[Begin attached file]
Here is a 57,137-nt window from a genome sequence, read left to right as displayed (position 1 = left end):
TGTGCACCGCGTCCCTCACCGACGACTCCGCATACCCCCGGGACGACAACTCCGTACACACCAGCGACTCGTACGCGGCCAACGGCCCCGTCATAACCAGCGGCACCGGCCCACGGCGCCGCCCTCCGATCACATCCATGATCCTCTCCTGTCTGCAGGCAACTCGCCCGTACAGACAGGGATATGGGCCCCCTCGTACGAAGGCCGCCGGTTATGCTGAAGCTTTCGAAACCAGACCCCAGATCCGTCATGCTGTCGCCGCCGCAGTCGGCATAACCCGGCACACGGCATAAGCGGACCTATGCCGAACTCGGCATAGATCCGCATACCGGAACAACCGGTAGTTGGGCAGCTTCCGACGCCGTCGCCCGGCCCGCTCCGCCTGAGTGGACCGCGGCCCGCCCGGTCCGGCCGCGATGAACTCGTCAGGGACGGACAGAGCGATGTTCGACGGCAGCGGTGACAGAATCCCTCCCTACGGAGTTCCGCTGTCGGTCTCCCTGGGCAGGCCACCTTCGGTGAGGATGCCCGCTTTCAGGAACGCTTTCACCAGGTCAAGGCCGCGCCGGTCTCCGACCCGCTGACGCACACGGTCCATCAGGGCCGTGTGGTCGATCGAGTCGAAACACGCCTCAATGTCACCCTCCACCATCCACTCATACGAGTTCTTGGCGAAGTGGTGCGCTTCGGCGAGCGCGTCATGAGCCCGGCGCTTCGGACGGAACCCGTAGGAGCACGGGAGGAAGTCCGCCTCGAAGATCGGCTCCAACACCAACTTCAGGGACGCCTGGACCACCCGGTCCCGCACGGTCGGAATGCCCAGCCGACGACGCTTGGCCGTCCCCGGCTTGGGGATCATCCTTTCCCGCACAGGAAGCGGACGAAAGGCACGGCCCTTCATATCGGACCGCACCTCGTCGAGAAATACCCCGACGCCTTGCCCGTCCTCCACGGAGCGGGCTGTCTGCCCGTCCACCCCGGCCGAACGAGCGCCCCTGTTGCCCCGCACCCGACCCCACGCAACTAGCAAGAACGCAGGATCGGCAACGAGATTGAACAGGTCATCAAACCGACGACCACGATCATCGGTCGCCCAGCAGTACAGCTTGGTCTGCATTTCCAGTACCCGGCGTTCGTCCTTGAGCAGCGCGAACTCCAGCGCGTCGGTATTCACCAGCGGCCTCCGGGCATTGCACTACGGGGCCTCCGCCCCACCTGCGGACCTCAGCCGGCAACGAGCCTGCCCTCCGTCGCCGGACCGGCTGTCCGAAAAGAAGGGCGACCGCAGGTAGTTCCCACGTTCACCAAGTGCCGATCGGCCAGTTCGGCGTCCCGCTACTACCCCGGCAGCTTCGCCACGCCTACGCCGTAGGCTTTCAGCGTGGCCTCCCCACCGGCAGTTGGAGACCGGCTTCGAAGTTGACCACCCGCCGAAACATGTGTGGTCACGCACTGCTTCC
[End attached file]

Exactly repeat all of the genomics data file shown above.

Here is a 57,137-nt window from a genome sequence, read left to right as displayed (position 1 = left end):
TGTGCACCGCGTCCCTCACCGACGACTCCGCATACCCCCGGGACGACAACTCCGTACACACCAGCGACTCGTACGCGGCCAACGGCCCCGTCATAACCAGCGGCACCGGCCCACGGCGCCGCCCTCCGATCACATCCATGATCCTCTCCTGTCTGCAGGCAACTCGCCCGTACAGACAGGGATATGGGCCCCCTCGTACGAAGGCCGCCGGTTATGCTGAAGCTTTCGAAACCAGACCCCAGATCCGTCATGCTGTCGCCGCCGCAGTCGGCATAACCCGGCACACGGCATAAGCGGACCTATGCCGAACTCGGCATAGATCCGCATACCGGAACAACCGGTAGTTGGGCAGCTTCCGACGCCGTCGCCCGGCCCGCTCCGCCTGAGTGGACCGCGGCCCGCCCGGTCCGGCCGCGATGAACTCGTCAGGGACGGACAGAGCGATGTTCGACGGCAGCGGTGACAGAATCCCTCCCTACGGAGTTCCGCTGTCGGTCTCCCTGGGCAGGCCACCTTCGGTGAGGATGCCCGCTTTCAGGAACGCTTTCACCAGGTCAAGGCCGCGCCGGTCTCCGACCCGCTGACGCACACGGTCCATCAGGGCCGTGTGGTCGATCGAGTCGAAACACGCCTCAATGTCACCCTCCACCATCCACTCATACGAGTTCTTGGCGAAGTGGTGCGCTTCGGCGAGCGCGTCATGAGCCCGGCGCTTCGGACGGAACCCGTAGGAGCACGGGAGGAAGTCCGCCTCGAAGATCGGCTCCAACACCAACTTCAGGGACGCCTGGACCACCCGGTCCCGCACGGTCGGAATGCCCAGCCGACGACGCTTGGCCGTCCCCGGCTTGGGGATCATCCTTTCCCGCACAGGAAGCGGACGAAAGGCACGGCCCTTCATATCGGACCGCACCTCGTCGAGAAATACCCCGACGCCTTGCCCGTCCTCCACGGAGCGGGCTGTCTGCCCGTCCACCCCGGCCGAACGAGCGCCCCTGTTGCCCCGCACCCGACCCCACGCAACTAGCAAGAACGCAGGATCGGCAACGAGATTGAACAGGTCATCAAACCGACGACCACGATCATCGGTCGCCCAGCAGTACAGCTTGGTCTGCATTTCCAGTACCCGGCGTTCGTCCTTGAGCAGCGCGAACTCCAGCGCGTCGGTATTCACCAGCGGCCTCCGGGCATTGCACTACGGGGCCTCCGCCCCACCTGCGGACCTCAGCCGGCAACGAGCCTGCCCTCCGTCGCCGGACCGGCTGTCCGAAAAGAAGGGCGACCGCAGGTAGTTCCCACGTTCACCAAGTGCCGATCGGCCAGTTCGGCGTCCCGCTACTACCCCGGCAGCTTCGCCACGCCTACGCCGTAGGCTTTCAGCGTGGCCTCCCCACCGGCAGTTGGAGACCGGCTTCGAAGTTGACCACCCGCCGAAACATGTGTGGTCACGCACTGCTTCC